Name: James Eugene Carrey
DOB: 17 January 1962
Place of birth: Newmarket, Ontario, Canada
Mr. Carrey, have you ever had a spiritual epiphany?
Well, I have gone through a lot changes in the last few years and a lot of realizations — and I guess you could say awakenings about things. Everything is touched by that, everything I am doing creatively right now seems to point to the awareness of a lack of self. What are we? Why are we here? And the answer to both of those questions is: nothing, no reason, as far as I am concerned. It’s just about playing with form.
What do you think prompted those awakenings?
I guess just getting to the place where you have everything everybody has ever desired and realizing you are still unhappy. And that you can still be unhappy is a shock when you have accomplished everything you ever dreamt of and more and then you realize, “My gosh, it’s not about this.” And I wish for everyone to be able to accomplish those things so they can see that.
“Understanding suffering is the way to salvation because once you understand it, you have compassion, and the next thing you know, you are free.”
Is that what happened to you?
Yeah, sure. It didn’t happen to me. There is no me. But it happened. And it pushed me towards the realization there is no individual here. There are only energies.
Yes, they’re me. They’re me talking to me — whatever they are, no matter how bad they are. I have gone through some really tough times in the last few years and I would not wish them on anybody, but my God, my understanding of life and what is real and what is not real has expanded exponentially because of that. And my ability to understand suffering, which is a valuable thing. It’s the way to salvation because once you understand it, you have compassion, and the next thing you know, you are free. So what happened after that realization was essentially a very desperate and good energy of wanting to be loved and wanting to love and wanting to create and be admired.
Is it strange to look back on your films after having had these revelations? It must be like seeing someone else entirely.
I see someone who thought they were a person, who was trying to create characters but… How can I put it? Playing Andy Kaufman in Man on the Moon in 1999, for example, I realized that I could lose myself in a character. I could live in a character. It was a choice. And when I finished with that, I took a month to remember who I was. “What do I believe? What are my politics? What do I like and dislike?” It took me a while and I was depressed going back into my concerns and my politics. But there was a shift that had already happened. And the shift was, “Wait a second. If I can put Jim Carrey aside for four months, who is Jim Carrey? Who the hell is that?”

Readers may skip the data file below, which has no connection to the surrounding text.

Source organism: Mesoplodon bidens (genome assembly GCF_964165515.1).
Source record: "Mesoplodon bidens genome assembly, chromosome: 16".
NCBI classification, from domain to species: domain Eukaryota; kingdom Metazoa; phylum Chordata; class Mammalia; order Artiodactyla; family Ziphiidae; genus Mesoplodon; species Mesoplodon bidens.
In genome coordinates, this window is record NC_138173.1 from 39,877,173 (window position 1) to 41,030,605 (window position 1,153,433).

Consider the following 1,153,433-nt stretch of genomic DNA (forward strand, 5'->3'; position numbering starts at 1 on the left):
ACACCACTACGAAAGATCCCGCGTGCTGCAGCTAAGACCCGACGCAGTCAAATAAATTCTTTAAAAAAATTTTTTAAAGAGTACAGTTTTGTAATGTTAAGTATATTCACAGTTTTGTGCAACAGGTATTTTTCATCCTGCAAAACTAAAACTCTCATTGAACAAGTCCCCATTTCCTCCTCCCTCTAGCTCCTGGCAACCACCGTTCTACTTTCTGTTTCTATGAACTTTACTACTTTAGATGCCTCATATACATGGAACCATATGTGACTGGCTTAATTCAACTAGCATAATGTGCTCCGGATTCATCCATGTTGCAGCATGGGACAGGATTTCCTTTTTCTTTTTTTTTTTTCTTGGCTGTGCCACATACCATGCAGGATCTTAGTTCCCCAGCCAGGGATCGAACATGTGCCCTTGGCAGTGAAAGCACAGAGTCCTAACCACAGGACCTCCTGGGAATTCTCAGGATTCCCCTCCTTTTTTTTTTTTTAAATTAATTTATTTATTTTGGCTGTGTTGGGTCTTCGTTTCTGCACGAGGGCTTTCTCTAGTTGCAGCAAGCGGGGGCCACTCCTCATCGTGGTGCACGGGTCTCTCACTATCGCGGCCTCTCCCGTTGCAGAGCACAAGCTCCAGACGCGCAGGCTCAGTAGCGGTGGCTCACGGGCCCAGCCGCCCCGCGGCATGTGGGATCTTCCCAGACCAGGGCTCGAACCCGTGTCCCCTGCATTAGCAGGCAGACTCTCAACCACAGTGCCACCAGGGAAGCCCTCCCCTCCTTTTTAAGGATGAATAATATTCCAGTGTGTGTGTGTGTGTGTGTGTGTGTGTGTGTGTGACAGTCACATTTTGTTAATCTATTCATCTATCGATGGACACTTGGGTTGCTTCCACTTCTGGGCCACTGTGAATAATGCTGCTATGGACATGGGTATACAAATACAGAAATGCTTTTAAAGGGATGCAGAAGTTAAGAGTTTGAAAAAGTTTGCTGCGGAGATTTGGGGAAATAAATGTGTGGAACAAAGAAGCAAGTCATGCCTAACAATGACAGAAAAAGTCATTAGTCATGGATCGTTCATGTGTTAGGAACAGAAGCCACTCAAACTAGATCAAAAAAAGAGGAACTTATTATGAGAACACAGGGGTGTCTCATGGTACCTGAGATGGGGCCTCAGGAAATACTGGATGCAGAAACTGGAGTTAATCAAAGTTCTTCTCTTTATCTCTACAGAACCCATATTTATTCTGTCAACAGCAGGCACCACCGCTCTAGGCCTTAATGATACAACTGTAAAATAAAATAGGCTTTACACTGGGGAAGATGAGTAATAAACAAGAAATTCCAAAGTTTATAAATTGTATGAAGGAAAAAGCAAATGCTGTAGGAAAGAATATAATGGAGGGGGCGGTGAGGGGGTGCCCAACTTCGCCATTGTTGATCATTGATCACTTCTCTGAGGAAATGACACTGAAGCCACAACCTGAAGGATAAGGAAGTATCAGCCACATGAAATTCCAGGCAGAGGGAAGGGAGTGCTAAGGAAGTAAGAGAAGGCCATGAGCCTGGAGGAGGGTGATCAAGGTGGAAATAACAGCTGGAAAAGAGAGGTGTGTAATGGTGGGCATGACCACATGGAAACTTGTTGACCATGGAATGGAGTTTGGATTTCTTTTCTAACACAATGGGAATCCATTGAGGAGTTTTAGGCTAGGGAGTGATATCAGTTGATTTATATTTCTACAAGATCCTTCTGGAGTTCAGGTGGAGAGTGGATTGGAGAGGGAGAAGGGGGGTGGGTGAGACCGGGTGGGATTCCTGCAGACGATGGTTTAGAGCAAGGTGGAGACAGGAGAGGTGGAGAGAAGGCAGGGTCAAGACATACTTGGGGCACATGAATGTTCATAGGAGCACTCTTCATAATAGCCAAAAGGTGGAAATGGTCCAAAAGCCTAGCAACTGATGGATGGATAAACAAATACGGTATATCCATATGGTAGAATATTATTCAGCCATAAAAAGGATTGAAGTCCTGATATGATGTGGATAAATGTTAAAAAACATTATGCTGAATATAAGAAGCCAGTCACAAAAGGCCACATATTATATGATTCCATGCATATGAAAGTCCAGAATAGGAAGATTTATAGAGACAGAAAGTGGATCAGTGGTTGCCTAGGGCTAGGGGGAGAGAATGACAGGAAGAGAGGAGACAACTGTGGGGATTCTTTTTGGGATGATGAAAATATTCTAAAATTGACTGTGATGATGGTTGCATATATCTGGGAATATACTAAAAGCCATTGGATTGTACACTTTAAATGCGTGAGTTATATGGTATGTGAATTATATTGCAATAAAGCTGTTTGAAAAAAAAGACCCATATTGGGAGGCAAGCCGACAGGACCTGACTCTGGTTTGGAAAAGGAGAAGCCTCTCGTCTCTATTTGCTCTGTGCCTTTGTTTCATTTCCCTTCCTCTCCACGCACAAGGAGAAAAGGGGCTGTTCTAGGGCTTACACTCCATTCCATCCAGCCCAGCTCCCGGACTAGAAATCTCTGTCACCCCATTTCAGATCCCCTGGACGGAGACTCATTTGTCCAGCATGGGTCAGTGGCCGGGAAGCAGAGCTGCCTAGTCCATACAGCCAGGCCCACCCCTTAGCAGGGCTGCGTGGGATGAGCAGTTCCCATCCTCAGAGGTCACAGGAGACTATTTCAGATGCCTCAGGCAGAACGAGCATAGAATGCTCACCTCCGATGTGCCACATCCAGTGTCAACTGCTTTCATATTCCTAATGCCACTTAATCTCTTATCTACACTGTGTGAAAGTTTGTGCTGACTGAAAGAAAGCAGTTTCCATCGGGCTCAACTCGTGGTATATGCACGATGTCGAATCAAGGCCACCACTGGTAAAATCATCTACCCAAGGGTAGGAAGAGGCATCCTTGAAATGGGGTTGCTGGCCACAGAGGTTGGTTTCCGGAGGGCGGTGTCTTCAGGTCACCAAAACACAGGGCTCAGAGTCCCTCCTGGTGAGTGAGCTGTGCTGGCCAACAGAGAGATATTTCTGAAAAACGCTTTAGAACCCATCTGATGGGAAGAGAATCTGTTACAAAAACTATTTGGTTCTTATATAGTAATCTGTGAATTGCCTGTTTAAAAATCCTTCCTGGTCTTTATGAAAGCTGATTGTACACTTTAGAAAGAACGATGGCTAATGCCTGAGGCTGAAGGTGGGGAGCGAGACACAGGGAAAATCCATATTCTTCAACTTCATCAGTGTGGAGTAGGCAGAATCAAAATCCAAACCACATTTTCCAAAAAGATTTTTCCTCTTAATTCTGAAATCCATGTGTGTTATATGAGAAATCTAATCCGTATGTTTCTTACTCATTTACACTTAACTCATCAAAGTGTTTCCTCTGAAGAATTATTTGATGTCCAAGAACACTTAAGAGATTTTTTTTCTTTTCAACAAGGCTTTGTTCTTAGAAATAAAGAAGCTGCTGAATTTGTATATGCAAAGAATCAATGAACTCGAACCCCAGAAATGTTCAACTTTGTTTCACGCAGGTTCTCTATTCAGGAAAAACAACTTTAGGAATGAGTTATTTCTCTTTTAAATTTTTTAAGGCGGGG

And what did you find out?
I know now he does not really exist. He’s ideas.
What do you mean?
If you want to talk scientifically, break it down to a cluster of tetrahedrons that somehow believe they are athing. But they’re ideas — just ideas. Jim Carrey was an idea my parents gave me. Irish-Scottish-French was an idea I was given. Canadian was an idea that I was given. I had a hockey team and a religion and all of these things that cobble together into this kind of Frankenstein monster, this representation. It’s like an avatar. These are all the things I am. You are not an actor, or a lawyer. No one is a lawyer. There are lawyers, law is practiced, but no one is a lawyer. There is no one, in fact, there.
So nothing is real?
You know, I think you pretty much play your part as best as you can — but no, I don’t believe this is real.
You recently started painting. Has that helped ease these changes you’ve been experiencing?
Yeah. To me, it’s just another way of creating. It happened, it was inspired by broken hearts, and I’ve had a few. It was inspired by that, by the need to express something immediately and not wait for a green light committee or a script to be perfect or any of that stuff! “Here’s an idea, I don’t even know what it means yet. I’m going to paint it. I’m going to sculpt it. And then it will tell me what it means a year from now.” It’s just a fantastic feeling.
And I’m sure it doesn’t hurt to have that work exhibited as well.
And in Vegas of all places! (Laughs) I went to the absolute antithesis of art. I want to be in places that are accessible by real people. They might not be able to afford the painting, but they can see it. I’m sure I’ll do the gallery shows and stuff, hopefully sometime… But for now, I really want people to see what it is like for an artist to immerse themselves in creation. That’s actually how Jim & Andy: The Great Beyond happened. I was talking with Spike Jonze last year about what was opening up for me… We started talking about some behind-the-scenes footage of my experience filming Man on the Moon and becoming Andy Kaufman, which we then turned into the documentary. So… I am not finding roles. They’re finding me.
Do you think that the Andy Kaufman you became for the film found some sort of happiness in the end?
I think he was happy in the moment he was creating. No one can be happy with a career. The career is whatever it is. There are ups and downs, there are temporary things that happen, energies that happen. It’s hard semantically to talk about where I am coming from sometimes but I am extremely satisfied. Right now, the feeling is that there is great appreciation and there’s great gratitude and excitement and wonder about what this is turning into. This project happened organically: the footage was born out of playfulness and mischievousness and out of honoring an artist that was very pivotal and extraordinary. So in honoring that energy, rebellion, anarchy… There is definitely a satisfaction there, but it is not mine. It just is.